Vision Anywhere is the combined work of software developers and the healthcare community the app aims to serve, Brighton explains. ‘We’ve worked with GPs, Clinical Commissioning Groups (CCG) and health boards in England and Scotland so that we know that what we’re developing is what the health service wants.’
A lot of the customer feedback also comes from the regular conferences Vision organises around to country in order to keep in constant contact with the 400 practices already using the technology. ‘In these conferences we show our participants the app and demonstrate how simple it is to use for those who haven’t yet given it a try. But we recently opened the meeting up to competitive accounts as well because they’re still able to leverage a lot of technology from it,’ says McGraw.
While Vision Anywhere is still in its infancy, the team is already spreading the word about its latest development, Vision Outcomes Manager. The platform provides IT support for clinicians and CCGs, helping them to identify patterns in a particular condition, based on data inputs from Vision Anywhere, and so to make informed decisions about the best treatment based on those trends.
‘We’re giving data intelligence to the CCGs to help with early preventative medicine before these symptoms become major illnesses and drive the costs of the NHS up. These are hard pound savings in regards to leveraging technology to better enhance patient care,’ explains McGraw.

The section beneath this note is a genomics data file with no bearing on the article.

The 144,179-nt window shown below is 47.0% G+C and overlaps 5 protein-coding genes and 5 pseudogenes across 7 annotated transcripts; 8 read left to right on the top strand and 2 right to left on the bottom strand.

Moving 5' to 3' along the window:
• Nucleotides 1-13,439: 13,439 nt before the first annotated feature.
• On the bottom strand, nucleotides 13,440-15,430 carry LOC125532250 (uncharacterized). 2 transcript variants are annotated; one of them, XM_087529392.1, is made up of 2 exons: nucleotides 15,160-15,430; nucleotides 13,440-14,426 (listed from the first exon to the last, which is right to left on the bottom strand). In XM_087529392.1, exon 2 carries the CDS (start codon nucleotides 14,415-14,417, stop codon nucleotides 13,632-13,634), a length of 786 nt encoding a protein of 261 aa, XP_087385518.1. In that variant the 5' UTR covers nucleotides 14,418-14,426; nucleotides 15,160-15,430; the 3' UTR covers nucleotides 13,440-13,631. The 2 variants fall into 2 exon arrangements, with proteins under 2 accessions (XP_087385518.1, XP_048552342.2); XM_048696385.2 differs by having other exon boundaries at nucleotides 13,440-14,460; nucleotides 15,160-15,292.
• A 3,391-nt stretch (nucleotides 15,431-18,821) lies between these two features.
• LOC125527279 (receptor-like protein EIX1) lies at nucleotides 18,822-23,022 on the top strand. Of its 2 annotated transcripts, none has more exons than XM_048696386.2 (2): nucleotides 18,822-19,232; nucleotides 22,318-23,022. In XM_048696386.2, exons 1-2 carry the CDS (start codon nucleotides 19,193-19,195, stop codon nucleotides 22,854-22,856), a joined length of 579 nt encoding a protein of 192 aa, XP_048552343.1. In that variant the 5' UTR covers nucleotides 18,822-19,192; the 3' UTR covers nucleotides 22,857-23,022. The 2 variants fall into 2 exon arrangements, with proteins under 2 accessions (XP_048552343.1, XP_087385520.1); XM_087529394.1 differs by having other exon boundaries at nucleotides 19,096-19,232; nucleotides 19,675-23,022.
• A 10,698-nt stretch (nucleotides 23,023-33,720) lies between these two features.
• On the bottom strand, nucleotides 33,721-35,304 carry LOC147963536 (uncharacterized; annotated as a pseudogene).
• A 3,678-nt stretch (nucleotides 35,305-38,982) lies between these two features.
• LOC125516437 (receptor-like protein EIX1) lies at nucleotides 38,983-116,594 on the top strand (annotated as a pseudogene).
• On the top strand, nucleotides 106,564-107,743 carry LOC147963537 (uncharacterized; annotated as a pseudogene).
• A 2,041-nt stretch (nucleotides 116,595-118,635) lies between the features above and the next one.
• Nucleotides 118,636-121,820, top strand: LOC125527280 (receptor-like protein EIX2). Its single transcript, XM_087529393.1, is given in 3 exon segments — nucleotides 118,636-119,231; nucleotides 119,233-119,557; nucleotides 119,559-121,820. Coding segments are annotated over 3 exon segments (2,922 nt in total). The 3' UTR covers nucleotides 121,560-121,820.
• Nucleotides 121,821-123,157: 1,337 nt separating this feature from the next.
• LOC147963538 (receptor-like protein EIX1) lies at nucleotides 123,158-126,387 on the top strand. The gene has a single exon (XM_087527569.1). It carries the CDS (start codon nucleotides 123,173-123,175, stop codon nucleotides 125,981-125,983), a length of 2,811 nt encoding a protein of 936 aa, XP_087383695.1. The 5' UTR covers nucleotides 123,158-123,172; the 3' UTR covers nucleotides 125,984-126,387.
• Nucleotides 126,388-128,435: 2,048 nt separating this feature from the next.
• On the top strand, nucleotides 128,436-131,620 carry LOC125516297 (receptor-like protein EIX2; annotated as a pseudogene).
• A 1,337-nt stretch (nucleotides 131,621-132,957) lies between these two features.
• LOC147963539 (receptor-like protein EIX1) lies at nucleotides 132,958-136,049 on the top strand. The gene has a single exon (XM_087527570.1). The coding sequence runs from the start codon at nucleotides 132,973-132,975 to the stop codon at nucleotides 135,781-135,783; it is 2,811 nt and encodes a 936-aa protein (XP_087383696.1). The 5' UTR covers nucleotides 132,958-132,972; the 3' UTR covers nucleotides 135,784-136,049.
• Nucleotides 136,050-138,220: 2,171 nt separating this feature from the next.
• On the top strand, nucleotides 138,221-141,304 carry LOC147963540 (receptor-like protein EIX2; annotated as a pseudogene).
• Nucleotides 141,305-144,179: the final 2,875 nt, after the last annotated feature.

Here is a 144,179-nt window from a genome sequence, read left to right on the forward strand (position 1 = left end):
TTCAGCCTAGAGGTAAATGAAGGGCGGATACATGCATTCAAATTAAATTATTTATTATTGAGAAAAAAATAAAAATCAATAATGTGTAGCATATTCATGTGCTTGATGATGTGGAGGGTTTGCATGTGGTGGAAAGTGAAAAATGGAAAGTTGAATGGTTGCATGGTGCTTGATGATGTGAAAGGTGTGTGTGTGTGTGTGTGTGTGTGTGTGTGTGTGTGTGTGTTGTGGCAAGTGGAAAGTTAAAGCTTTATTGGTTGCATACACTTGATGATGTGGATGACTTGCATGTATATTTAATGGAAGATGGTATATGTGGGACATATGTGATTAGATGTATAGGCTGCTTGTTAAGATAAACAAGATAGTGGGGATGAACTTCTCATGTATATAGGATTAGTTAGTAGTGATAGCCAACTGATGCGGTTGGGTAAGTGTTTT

‘It also allows the CCG to share best practices to all GPs across the region when dealing with a particular issue and to monitor that as well. If they find a pathway for a particular disease that they would like all their practices to follow, it enables them to spread that clinical template and monitor their usage of it and manage the outcome of their intervention,’ adds Brighton.
In addition to this, Vision is also working on other practice management apps, all designed to save time within the healthcare organisation. These include a clinical diary appointment app and a tasks and workflow app that allows both tasks and comments to be shared between GPs and other healthcare practitioners not based in the practice.
A collective effort
The Richmond GP Alliance (RGPA) has been the first to adopt Vision Anywhere with promising results. Across their 28 practices, the app connected over 200,000 patients resulting in a 25 per cent reduction in walk-in centre attendances and a 0 per cent increase in A&E attendances, compared with the national average of 10 per cent.
Vision was joined by RGPA IT Project Manager, Grant Oliver, who co-developed the interoperable platform supporting multiple patient record systems. He is currently working on implementing other administrative software across primary and secondary care, in the hope of eventually creating a fully paperless NHS.
‘We’re working hard to keep patients, especially elders, out of A&Es and hospitals by encouraging them to self-help and register what’s going on with their vital signs. Patients we’ve worked with already have said this is a good thing because they don’t want to go into the hospital,’ Oliver explains.
Oliver is actively involved in the London’s digital health scene, working with the Health Innovation Network and Digital Catapult on the development of several diabetes apps. He is also a startup mentor at the DigitalHealth.London Accelerator.